# Grid search for elastic net regularization

This post is a footnote to documentation to the `glmnet`

package and the `tidymodels`

framework. `glmnet`

is best known for fitting models via penalized maximum likelihood like ridge, lasso and elastic net regression. As explained in its documentatiom, `glmnet`

solves the problem

$\begin{align} \min_{\beta_0,\beta_1}\frac{1}{N}\sum_{i=1}^Nw_il(y_i,\beta_0+β^Tx_i)+\lambda[(1−\alpha)∥\beta∥^2_2/2+\alpha∥\beta∥_1] \end{align}$

where `glmnet::glmnet()`

conducts a grid search over values of *$\lambda$* which controls the overall strength of the penalty in the second term. When *$\alpha = 1$* we speak of lasso regression which can shrink coefficients to zero (discard them), while ridge regression ($\alpha = 0$) does not remove features.

`glmnet::glmnet()`

expects the user to set the value of *$\alpha \in [0,1]$*. In practice, however, many users will not know whether ridge, lasso or their mixture is most appropriate to their problem. Especially when we only care about minimizing *$|\hat{y} - y|$* we might want to conduct a grid search over both *$\lambda$* and *$\alpha$* to find the most suitable tuple of hyperparameter values for our model. The example below shows that this dual search is particularly easy to implement with `tidymodels`

.

## House prices in Slovakia

To exemplify the grid search I use a toy dataset with possible determinants of average quarterly house prices ($y$) in Slovakia. Let’s pretend that we have no idea about what affects house prices. Our design matrix *$X$* consists of a bunch of more or less reasonable predictors like average wage and net migration.

```
# load the data
data <- "https://github.com/michalovadek/misc/blob/main/sk_house_prices.RData?raw=true"
load(url(data))
```

We will need the `tidymodels`

set of packages and a seed for replicability.

```
library(tidymodels)
#require(glmnet)
set.seed(94241)
```

Our goal is to find a penalized regression model that is good at predicting house prices with the available predictors. To mitigate overfitting, we will both split our data into a training and a test set and deploy k-fold cross-validation.

```
# let's not worry about missing values and time ids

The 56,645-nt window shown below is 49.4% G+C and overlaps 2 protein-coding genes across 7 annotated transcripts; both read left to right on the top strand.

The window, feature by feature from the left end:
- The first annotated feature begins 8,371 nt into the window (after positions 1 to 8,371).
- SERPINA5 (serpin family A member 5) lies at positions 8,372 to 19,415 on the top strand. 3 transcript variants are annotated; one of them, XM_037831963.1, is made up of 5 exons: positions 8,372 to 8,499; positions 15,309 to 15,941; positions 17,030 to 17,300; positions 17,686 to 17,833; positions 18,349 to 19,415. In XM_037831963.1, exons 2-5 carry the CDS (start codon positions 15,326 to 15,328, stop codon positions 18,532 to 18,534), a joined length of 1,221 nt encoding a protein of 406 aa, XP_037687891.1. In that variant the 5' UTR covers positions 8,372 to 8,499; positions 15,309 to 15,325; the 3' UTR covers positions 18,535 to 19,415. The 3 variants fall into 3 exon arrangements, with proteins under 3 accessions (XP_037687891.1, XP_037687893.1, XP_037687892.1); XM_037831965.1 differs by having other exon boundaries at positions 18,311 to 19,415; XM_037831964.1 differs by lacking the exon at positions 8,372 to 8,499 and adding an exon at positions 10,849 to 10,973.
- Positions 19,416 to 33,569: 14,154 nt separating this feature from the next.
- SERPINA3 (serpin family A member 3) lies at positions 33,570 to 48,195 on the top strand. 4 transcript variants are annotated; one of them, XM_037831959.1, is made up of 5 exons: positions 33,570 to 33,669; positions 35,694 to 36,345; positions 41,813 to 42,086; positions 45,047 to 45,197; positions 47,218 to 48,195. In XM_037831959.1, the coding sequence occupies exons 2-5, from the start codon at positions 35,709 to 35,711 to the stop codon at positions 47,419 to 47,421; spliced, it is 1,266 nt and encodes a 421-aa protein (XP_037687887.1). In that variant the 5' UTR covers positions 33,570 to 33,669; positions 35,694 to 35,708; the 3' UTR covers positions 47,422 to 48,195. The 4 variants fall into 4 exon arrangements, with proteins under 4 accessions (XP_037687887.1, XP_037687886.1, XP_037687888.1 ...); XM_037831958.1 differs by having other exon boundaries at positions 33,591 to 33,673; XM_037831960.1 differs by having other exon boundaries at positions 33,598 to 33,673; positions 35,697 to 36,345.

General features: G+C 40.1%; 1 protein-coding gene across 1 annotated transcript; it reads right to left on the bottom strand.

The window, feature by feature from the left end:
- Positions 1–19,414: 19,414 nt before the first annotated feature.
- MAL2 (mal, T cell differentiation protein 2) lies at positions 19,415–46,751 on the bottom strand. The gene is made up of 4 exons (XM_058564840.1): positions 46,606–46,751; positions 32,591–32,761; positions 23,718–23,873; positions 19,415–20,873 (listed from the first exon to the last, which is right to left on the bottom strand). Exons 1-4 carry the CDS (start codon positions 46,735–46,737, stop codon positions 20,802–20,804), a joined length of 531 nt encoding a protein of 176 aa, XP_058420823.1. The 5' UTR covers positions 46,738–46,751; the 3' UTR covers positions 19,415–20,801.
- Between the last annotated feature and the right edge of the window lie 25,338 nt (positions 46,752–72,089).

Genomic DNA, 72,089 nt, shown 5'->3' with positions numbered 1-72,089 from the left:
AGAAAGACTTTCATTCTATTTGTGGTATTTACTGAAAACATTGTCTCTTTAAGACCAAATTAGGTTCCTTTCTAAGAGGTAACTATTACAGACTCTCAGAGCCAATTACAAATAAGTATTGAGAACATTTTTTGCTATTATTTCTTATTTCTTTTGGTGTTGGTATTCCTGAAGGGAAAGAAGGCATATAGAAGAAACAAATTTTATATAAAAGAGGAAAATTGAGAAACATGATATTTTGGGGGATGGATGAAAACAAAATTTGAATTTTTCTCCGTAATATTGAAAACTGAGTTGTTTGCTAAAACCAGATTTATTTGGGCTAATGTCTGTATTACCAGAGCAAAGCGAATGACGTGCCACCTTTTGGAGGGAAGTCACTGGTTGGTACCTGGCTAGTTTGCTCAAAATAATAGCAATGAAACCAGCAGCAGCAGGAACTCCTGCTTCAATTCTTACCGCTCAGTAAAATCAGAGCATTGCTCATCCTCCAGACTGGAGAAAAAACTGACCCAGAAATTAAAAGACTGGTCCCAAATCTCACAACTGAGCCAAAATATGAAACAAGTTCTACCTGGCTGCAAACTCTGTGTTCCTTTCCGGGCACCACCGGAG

data <- dat_agg |>
dplyr::select(-year,-quarter) |>
tidyr::fill(dplyr::everything(), .direction = "updown")
# we keep 1/4 of the observations for testing
split <- initial_split(data,
prop = 3/4)
train_data <- training(split)
test_data <- testing(split)
# k-fold cross-validation
folds <- vfold_cv(train_data, v = 10)
```

We define the model and workflow for fitting it. We will be conducting a grid search over both `penalty`

($\lambda$) and `mixture`

($\alpha$).

```
# define model
model <- linear_reg(penalty = tune(), mixture = tune()) |>
set_engine("glmnet")
# RHS in formula selects all predictors
model_wf <- workflow() |>
add_model(model) |>
add_formula(price ~ .)
```

Now for the grid search. We are looking for the best combination of *$\lambda$* and *$\alpha$*. We create this grid with the appropriately named `expand_grid()`

(or `expand.grid`

in `base`

).

```
# suitable values of lambda will vary
# you can run glmnet::glmnet() to get the ballpark range for your data
grid <- tidyr::expand_grid(penalty = seq(0.1, 15, length.out = 50),
mixture = c(0, 0.33, 0.66, 1))
```

We are ready to search the hyperparameter space using our k-folded training data.

```
# we will use R^2 to evaluate model performance
search_res <- model_wf |>
tune_grid(folds,
grid = grid,
control = control_grid(save_pred = TRUE),
metrics = metric_set(rsq))
```

The results can be parsed manually by running `collect_metrics()`

but `tidymodels`

comes with a handy `autoplot()`

method that will give us a quick answer as to which hyperparameter tuple performed best.

```
autoplot(search_res)
```

We can immediately see some clear differences between the model options. For the selected range of *$\lambda$*, the performance of ridge regression does not change. Given how small our toy dataset is (and $N_{obs} > N_{predictors}$), it is not surprising that small penalties perform best.

The workflow is completed by picking and fitting the best model and seeing how it performs on unseen data (our test set).

```
# select model by highest R^2
best_param <- search_res |> select_best()
# final workflow
model_wf_final <- finalize_workflow(model_wf, best_param)
# fit final model
final_fit <- model_wf_final |>
fit(data = train_data)
# predict using test set
test_data$.pred <- predict(final_fit, new_data = test_data)$.pred
```

```
# plot y and yhat
test_data |>
ggplot(aes(x = price, y = .pred)) +
geom_point() +
geom_abline(slope = 1, color = "grey30") +
theme_minimal()
```

Looks good. Final performance metrics are obtained via `metrics()`

:

```
metrics(test_data, truth = price, estimate = .pred)
```

```
## # A tibble: 3 x 3
## .metric .estimator .estimate
## <chr> <chr> <dbl>
## 1 rmse standard 72.5
## 2 rsq standard 0.938
## 3 mae standard 47.1
```

And that’s it. `glmnet`

and `tidymodels`

are a powerful and easy-to-use duo for high-dimensional data analysis.